Luckily, there are ways around the problem that don't force you to rely on using a glass carboy and a carboy brush... nor do you have to resort to some high-tech microfiber cloth attachment for a power drill (though the tool nut in me does admit that these look pretty cool).
Method One: the Soak
To me, the best alternative to scrubbing is to simply not scrub at all. Fill your fermentor with a solution of hot tap water and PBW (OxiClean Free is a pretty good stand in, and costs a bit less). The manufacturer recommended strength for this application is one tablespoon of PBW per gallon of water; I have found that PBW is still quite effective at lower concentrations than this.
Allow the fermentor to soak for an hour or two; an occasional swirl seems to be helpful. I have let glass carboys sit overnight in this solution multiple times, though as I understand it, doing so may not be advisable (there is some evidence that extended soaks in strong cleaning solutions can cause damage to the surface of fermentors)... so I've stopped that practice.
Regardless, a good soak, followed by a thorough rinse, will take care of the vast majority of even the heaviest krausen deposits.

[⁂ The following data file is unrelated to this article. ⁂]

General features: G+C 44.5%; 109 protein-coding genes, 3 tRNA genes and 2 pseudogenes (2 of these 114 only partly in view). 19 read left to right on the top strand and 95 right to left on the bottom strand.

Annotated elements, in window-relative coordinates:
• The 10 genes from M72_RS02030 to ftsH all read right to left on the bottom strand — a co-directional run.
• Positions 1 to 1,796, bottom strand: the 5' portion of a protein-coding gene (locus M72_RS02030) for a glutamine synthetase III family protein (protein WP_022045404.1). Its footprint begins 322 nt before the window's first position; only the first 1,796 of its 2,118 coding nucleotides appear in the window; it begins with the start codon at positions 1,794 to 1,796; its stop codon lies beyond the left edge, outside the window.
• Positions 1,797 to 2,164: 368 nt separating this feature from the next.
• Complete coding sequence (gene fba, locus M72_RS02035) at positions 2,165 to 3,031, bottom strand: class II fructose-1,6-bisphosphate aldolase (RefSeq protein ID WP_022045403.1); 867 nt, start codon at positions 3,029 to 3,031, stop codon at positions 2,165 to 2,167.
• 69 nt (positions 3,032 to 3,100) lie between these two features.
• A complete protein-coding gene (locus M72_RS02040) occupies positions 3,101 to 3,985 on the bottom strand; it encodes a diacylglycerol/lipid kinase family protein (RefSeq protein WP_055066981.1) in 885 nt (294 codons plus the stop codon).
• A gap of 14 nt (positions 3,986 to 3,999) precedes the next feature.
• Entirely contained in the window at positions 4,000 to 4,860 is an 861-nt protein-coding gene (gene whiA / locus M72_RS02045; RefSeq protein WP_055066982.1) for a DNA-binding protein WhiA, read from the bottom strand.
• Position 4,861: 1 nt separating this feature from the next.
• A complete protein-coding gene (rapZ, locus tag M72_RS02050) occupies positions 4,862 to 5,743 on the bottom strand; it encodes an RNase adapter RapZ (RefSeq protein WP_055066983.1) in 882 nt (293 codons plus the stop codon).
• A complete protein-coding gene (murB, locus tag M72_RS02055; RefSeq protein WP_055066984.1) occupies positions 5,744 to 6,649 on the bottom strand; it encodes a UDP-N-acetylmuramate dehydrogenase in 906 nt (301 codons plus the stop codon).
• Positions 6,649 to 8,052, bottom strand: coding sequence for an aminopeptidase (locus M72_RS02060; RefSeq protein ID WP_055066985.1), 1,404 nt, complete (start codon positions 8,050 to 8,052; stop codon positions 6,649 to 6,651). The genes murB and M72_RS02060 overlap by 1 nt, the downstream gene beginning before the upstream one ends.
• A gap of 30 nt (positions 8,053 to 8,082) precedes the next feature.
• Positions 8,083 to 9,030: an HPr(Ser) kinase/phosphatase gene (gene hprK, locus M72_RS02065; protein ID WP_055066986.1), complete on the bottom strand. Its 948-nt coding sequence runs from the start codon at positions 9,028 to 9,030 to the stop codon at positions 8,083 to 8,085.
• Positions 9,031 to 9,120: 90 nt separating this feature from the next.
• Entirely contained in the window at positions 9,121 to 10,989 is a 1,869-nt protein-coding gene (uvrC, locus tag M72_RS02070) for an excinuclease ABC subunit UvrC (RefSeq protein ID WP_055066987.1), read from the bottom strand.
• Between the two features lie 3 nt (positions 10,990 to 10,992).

Method Two: the Rag
Unfortunately, there are occasions where even a...
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I utilize method 1. I quickly learned I could save $ by using less pbw. What I do is fill the better bottle up to about 2 gallons and add my PBW. Then I get some tin foil and a rubber band and tightly secure it to the top. I then flip the better bottle end-over-end and leave it like that in a bucket (to catch any slow drip). A virgorous shake once or twice over 30 mins and everything is gone. I have had issues with residual crud if I just let it sit for multiple hours
posted by Brettwasbtd on 1/28/2016 at 08:28:28 AM
I have a marks keg washer and love it. I'll make 4 litres of pbw solution and let the carboy sit on it for 20 minutes or so (while I do other things). Sometimes for the caked on stuff I'll take a brush to it then another 20 minutes or so.
posted by sniffton on 1/28/2016 at 11:12:43 PM
Tags for this post: clean, carboy, fermentor, soaking